Early that summer, Harris’s proposed legislation was approved, clearing the way for the city and county to purchase the land together. Newspapers reported that the plan was for a more than 90-acre airfield that would include the existing airfield plus land from the Allegheny Workhouse, a low-security farm where prison inmates worked.

But workhouse officials opposed that plan and ended up keeping their land. So by December 1923, the city and county owned the airfield, but it was only 43-acres of the McRoberts’ property and not the land from the workhouse.

A few months later, in February 1924, opposition continued. This time, newspapers reported concerns including that it was too close to the Fox Chapel Golf Club, that prisoners would be distracted and that “airplanes might be a means of dropping dope, from the planes to inmates of the workhouse.” Yes, really.

Concerns aside, the airport was dedicated in 1925, Holt said. The field was named for Pittsburgher Calbraith Perry Rodgers, the first person to make a transcontinental flight across the U.S.

Rodgers learned to fly from the Wright Brothers and his plane was named the Vin Fiz, after a grape soda that sponsored his transcontinental flight, said Patty Everly, curator of historic exhibits at the Carnegie Science Center where a model of Rodgers Field is in the miniature railroad and village.

Mini Rodgers Field at the Carnegie Science Center

Mini Rodgers Field at the Carnegie Science Center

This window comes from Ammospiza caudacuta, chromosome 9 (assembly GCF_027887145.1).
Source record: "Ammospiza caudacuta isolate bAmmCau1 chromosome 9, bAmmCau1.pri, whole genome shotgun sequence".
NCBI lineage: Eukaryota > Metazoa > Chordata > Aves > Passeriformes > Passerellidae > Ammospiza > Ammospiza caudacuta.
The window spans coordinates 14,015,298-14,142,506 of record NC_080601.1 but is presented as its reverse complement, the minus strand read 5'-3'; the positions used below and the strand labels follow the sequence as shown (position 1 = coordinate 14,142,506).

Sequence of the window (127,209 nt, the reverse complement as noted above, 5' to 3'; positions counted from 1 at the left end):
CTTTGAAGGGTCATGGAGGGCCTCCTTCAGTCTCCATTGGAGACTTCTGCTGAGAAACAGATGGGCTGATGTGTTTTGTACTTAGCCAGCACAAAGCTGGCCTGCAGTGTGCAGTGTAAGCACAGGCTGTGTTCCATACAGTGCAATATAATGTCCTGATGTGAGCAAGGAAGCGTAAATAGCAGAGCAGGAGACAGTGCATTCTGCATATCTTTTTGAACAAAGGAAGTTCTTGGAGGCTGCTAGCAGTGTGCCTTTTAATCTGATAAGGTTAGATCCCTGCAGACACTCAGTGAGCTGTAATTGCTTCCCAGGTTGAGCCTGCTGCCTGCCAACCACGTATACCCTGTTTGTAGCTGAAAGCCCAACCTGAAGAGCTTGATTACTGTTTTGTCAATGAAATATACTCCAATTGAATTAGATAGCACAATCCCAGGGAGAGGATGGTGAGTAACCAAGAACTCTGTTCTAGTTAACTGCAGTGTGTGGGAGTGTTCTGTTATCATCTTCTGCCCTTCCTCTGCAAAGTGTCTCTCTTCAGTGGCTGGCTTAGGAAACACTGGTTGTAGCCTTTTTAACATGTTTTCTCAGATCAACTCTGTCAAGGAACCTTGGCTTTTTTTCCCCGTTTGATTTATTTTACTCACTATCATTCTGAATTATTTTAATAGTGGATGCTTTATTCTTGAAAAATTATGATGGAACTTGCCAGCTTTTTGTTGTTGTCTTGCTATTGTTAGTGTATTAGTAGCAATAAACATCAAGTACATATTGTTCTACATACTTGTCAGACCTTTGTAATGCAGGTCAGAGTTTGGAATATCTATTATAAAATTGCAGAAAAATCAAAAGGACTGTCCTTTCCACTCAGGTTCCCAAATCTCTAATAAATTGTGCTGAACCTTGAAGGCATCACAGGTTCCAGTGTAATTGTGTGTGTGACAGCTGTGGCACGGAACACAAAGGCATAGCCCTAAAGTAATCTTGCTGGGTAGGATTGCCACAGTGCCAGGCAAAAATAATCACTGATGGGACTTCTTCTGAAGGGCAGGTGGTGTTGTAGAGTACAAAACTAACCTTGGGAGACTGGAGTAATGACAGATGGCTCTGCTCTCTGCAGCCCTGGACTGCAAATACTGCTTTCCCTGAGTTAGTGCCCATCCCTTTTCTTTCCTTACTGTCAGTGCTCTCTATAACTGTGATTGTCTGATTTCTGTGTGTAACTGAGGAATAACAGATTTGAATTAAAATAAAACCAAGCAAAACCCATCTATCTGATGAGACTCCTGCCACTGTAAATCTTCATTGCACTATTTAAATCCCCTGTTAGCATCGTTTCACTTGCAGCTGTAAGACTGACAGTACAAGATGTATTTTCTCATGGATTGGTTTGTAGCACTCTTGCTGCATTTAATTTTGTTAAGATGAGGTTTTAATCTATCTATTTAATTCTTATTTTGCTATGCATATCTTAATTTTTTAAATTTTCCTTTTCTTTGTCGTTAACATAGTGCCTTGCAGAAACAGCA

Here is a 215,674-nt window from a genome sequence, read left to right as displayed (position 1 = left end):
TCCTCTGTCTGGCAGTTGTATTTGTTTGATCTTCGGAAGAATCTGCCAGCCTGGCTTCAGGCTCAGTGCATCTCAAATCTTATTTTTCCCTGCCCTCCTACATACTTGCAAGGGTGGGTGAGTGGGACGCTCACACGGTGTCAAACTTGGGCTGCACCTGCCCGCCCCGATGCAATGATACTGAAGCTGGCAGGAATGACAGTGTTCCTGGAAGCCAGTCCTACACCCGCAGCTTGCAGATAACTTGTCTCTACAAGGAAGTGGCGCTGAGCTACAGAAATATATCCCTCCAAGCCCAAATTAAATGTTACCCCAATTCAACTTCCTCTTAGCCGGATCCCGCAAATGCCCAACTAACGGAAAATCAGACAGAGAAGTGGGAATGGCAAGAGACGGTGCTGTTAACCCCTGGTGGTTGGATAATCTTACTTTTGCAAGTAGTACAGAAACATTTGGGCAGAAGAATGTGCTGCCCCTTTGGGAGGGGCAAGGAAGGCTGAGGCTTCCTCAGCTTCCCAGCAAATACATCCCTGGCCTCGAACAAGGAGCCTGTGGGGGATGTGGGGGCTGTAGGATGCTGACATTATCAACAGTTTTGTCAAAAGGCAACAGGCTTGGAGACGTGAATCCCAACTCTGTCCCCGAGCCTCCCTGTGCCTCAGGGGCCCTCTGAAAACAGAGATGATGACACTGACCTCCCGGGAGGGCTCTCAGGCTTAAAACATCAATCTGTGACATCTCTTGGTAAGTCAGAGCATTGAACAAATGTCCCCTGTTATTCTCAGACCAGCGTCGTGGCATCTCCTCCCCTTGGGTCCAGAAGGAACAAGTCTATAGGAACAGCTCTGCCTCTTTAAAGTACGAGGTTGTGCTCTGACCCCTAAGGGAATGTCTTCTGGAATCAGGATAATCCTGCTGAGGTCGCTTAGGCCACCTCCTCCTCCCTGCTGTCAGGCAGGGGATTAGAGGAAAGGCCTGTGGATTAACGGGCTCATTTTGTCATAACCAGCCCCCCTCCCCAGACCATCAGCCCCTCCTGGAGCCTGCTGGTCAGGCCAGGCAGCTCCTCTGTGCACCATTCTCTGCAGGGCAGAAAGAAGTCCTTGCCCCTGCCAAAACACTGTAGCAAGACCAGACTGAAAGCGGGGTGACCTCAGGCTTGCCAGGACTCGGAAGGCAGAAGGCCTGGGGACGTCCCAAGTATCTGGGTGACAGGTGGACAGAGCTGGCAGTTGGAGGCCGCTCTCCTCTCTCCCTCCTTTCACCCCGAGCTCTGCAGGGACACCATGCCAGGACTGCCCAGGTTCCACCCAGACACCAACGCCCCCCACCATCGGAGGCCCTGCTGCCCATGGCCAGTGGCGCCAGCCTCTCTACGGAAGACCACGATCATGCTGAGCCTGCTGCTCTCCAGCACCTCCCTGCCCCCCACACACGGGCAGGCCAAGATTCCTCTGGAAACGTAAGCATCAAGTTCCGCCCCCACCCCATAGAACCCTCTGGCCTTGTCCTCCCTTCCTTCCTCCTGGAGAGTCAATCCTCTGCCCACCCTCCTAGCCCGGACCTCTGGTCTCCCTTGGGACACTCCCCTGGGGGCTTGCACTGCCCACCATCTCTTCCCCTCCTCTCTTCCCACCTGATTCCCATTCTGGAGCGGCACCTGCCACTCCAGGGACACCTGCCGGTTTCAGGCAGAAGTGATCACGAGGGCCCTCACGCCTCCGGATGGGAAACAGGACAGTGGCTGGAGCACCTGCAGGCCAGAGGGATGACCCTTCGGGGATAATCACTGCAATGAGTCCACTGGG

Courtesy of the Carnegie Science Center

A crash landing and the demise of Rodgers Field

Rodgers Field did become an airmail stop with two hangers.

One was for the Army and one was for Morris Air Service, which was largely a repair and teaching crew, said Tom Powers, who led the writing of “Portrait of an American Community: O’Hara Township, Pa.” The field was also a stop for many private planes — including famous aviators Charles Lindbergh and Amelia Earhart in 1928.

While Earhart made multiple trips to Pittsburgh, her trip in late August 1928 did not go as planned. She was landing at Rodgers Field when she misjudged a ditch along the runway and her plane’s wheel got stuck in a rut.

The crash caused a “splintered propeller, broken wing, and wrecked landing gear,” Holt said, adding that Earhart and her passenger, George P. Putnam, who she would later marry, had to stay in Pittsburgh for several days as they waited for parts to come in from New York.

They stayed at the Hotel Schenley in Oakland, which was a very fashionable hotel at the time, as volunteers worked around the clock to fix Earhart’s plane, Holt said.

The same year that Earhart crash-landed at Rodgers Field, Pittsburgh voters approved $3 million for a new airport in West Mifflin, Holt said. The Allegheny County Airport opened there in September 1931.

By 1932, air mail was going through the new airport instead of Rodgers, she said, and by 1935, Rodgers was closed — less than 12 years after it opened.

The airfield just never seemed to take off.

It wasn’t set up for a lot of traffic, Holt added, saying the airfield was an innovation that quickly became outdated.

While Rodgers Field was on flat land, it was in a valley, meaning the crosswinds were dangerous for landing planes and the ditch on the side of the runway didn’t help either, Powers said.

Trees along the field were also a challenge for pilots, including Earhart, added Everly. However, she said, the trees created a border between the Fox Chapel Golf Club and the airfield, which argued over low flying planes, a noisy distraction for the golfers.

“It brought in a lot of traffic on what was a sleepy farm road and to the annoyance of Fox Chapel Golf Club,” Powers said.

“If anything [Rodgers Field] was more of a nuisance than anything.”